Not saying anything for fear that, if she opened her mouth, laughter would pour out, Sam left with them.  They'd made it perhaps twenty yards when Sam lost it.

"Daniel, you have got to stay with me when I'm working with McKay," she gasped between laughs.  "With you around, he'd probably agree with everything I said."

The four friends shared the meal together, then Jack and Teal'c went to their quarters to pack their stuff.  Leaving the bags in the embarkation area, Teal'c went off to speak with Teyla, whom he had met for a short while and wanted to speak with some more.  Jack headed for one of the balconies.  Janet hadn't arrived yet.

Jack had been gazing at the ocean for a couple of minutes when Daniel joined him at the railing.

"I wonder what kind of fish are in there," Jack said.

"You could ask Teyla.  The Athosians have been doing some fishing.  They're building boats."

"Wouldn't mind going out on one."  Jack looked at Daniel.  "I see why you and Carter love this place.  Pretty impressive.  There are so many gadgets here that it's like one great big toy store to Carter, and I can only imagine all the stuff the computers are packed with that you could spend centuries digging into."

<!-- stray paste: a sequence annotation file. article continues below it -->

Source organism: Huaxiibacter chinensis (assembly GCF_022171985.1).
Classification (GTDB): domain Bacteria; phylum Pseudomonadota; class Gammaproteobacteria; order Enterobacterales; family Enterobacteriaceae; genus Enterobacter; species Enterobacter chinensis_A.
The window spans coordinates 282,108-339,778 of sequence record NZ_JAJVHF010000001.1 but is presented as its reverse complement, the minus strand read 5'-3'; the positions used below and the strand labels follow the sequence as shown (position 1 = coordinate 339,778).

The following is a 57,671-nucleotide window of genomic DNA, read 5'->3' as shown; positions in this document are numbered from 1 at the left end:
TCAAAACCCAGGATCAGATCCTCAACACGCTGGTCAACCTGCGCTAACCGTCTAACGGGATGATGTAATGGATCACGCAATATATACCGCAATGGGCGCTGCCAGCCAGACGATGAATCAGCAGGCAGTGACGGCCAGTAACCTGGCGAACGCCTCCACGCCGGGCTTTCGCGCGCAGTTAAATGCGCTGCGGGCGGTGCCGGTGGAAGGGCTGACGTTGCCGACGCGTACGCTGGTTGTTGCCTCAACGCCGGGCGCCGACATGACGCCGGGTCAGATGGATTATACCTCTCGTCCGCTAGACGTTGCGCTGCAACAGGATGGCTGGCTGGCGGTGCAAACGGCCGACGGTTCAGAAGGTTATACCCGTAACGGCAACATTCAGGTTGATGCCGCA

"Yes, it is incredible."

Jack turned fully to Daniel, who was facing the ocean.  "If the Goa'uld weren't a problem anymore, and both you and Carter could be transferred here, would you do it?"

Daniel thought about it a long while before answering.  "I don't know.  A big part of me wants to say yes."

"And the other part?"

Daniel looked at him.  "That's the part that would miss everyone back home.  Jack, if we do ever defeat the Goa'uld, and I'm in the position to make that decision, then that's when I'll make it.  Until then, I'm not going to try to figure out what I'll do.  I don't know what might happen between now and then.  A lot of things could happen to affect my decision."

Jack nodded.  "Fair enough."  The general turned back to the view of the sea.  "Daniel, if that time ever comes and you ask me to let you go . . . I will."

Shocked, Daniel looked at his friend.  He had not expected Jack to ever say that.  That's when Daniel realized that this was Jack's way of saying that he was willing to sacrifice what he wanted for the sake of what Daniel wanted.